• Fever -  Cats with a fever will often also be lethargic due to their discomfort. A feline fever can have many causes, including viral infections that usually go away on their own. Something more serious, like pancreatitis (inflammation of the pancreas), could also be the culprit. However, it's a good idea to closely monitor your cat and look out for other unusual side effects.  
  • Heavy breathing - Heavy breathing is another clear sign of pain in cats. If your cat's breathing seems abnormal, it could be related to trauma, anemia, or neurological disorders. Cats don't pant the way dogs do, so it should be taken seriously if they do it frequently. One exception is if your cat has been playing hard recently, but a cat that pants with little or no exercise is a major cause for concern.  
  • Vomiting - Vomiting is one of the most common symptoms of any disease. In some cases, cats vomit because they ate something they weren't supposed to. If your cat only vomits once, there's no need to worry. But if they vomit several times within 24 hours, you might want to have a vet take a look at them. 

When to go to the vet

Lethargy in cats doesn't always require a vet visit, but it can't hurt. If your cat has been lethargic for more than 24 hours, it's a good idea to book an appointment to rule out any severe conditions. Additionally, if your cat has experienced other symptoms in those 24 hours, be sure to notify your vet about those as well.

Treatment and diagnosis will vary depending on what your cat has. The sooner you consult your vet, the safer your cat will likely be. Many cats also become sluggish as they age, which isn't as critical.  

How to help a lethargic cat naturally

If your cat is getting older and acting lethargic, there are some natural remedies that may be able to keep their energy up.

One 2020 study found that worms, when given CBD for their entire life, were significantly more active in their later life stages than their CBD free peers. They also lived, on average, up to 18% longer. We can't say for sure that your cat will experience the same results, but as CBD works similarly on cats, humans, and worms, this is very encouraging.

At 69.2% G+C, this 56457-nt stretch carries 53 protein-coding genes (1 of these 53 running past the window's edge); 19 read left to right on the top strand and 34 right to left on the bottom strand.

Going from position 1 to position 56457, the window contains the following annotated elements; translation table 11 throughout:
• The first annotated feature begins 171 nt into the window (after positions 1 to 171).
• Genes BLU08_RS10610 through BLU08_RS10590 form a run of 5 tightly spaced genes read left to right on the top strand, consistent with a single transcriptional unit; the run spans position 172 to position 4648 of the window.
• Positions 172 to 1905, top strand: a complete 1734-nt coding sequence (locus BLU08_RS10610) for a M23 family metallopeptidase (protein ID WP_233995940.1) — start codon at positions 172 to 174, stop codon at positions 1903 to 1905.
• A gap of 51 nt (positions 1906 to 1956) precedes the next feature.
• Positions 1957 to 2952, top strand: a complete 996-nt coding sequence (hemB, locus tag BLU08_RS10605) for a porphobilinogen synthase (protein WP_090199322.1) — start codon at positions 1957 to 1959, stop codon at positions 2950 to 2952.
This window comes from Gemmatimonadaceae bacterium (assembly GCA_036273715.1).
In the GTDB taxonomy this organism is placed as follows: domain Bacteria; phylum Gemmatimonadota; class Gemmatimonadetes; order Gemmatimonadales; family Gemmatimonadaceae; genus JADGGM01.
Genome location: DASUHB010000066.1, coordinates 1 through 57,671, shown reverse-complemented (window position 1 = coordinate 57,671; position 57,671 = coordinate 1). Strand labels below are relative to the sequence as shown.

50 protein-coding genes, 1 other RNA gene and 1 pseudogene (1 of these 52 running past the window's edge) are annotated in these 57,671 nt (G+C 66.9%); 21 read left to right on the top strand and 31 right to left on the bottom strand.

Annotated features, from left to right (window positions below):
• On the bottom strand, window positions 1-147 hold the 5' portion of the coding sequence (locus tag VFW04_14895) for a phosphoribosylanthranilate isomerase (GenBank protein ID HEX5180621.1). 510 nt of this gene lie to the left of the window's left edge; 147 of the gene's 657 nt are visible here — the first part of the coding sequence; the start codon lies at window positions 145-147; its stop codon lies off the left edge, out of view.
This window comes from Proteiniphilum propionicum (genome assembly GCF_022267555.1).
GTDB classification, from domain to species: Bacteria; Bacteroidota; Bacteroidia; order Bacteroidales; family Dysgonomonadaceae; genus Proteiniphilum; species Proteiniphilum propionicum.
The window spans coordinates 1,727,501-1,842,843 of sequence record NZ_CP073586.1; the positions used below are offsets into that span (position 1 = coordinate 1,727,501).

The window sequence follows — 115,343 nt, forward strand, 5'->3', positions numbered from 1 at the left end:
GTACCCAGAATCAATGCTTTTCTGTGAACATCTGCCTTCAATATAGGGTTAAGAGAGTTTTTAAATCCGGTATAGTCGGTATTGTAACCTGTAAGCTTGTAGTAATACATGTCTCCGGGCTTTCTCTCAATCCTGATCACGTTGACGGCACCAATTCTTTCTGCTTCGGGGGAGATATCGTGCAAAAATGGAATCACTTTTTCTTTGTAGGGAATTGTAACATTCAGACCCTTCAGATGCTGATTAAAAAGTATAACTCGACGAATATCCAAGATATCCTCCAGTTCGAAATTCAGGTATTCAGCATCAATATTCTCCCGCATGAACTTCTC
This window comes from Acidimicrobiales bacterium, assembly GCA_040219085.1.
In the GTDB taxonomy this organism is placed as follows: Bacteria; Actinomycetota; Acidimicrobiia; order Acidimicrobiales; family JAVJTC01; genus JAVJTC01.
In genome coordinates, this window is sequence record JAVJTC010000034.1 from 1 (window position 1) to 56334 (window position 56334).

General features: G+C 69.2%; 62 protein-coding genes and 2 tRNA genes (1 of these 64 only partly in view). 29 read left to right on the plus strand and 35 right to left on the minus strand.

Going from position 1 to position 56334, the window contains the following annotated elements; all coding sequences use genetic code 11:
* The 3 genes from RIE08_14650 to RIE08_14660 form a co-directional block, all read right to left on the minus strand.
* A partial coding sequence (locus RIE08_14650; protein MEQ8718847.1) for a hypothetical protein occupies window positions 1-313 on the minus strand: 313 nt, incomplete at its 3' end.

We make all-natural CBD oil for cats of all sizes. Its made with organically cultivated Colorado hemp and human-grade fractioned coconut oil. We also lab test our products to ensure they are safe for your cat.

Exercising your cat more and serving them a healthier diet are also natural ways to keep them happy and healthy. Of course, if something more serious seems wrong with your cat, you might want to visit the vet. After all, it's always better to be safe than sorry with your feline's health.

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Biscuit's Story

Chris Kjolseth | CEO, Relievet

To say Biscuit lived an active life would be an understatement. Ever since she was a puppy, she’d spend her days running and playing. I’d take her on walks, to the beach, and to dog parks.​​

Unfortunately, at age 10, she started to limp after trips to the dog park. It broke my heart to see her in pain doing what she loved the most. I started feeding her a raw food diet and added high-quality supplements to ensure her nutritional needs were met.

Unfortunately, while she loved the food, the limping...

Read Her Story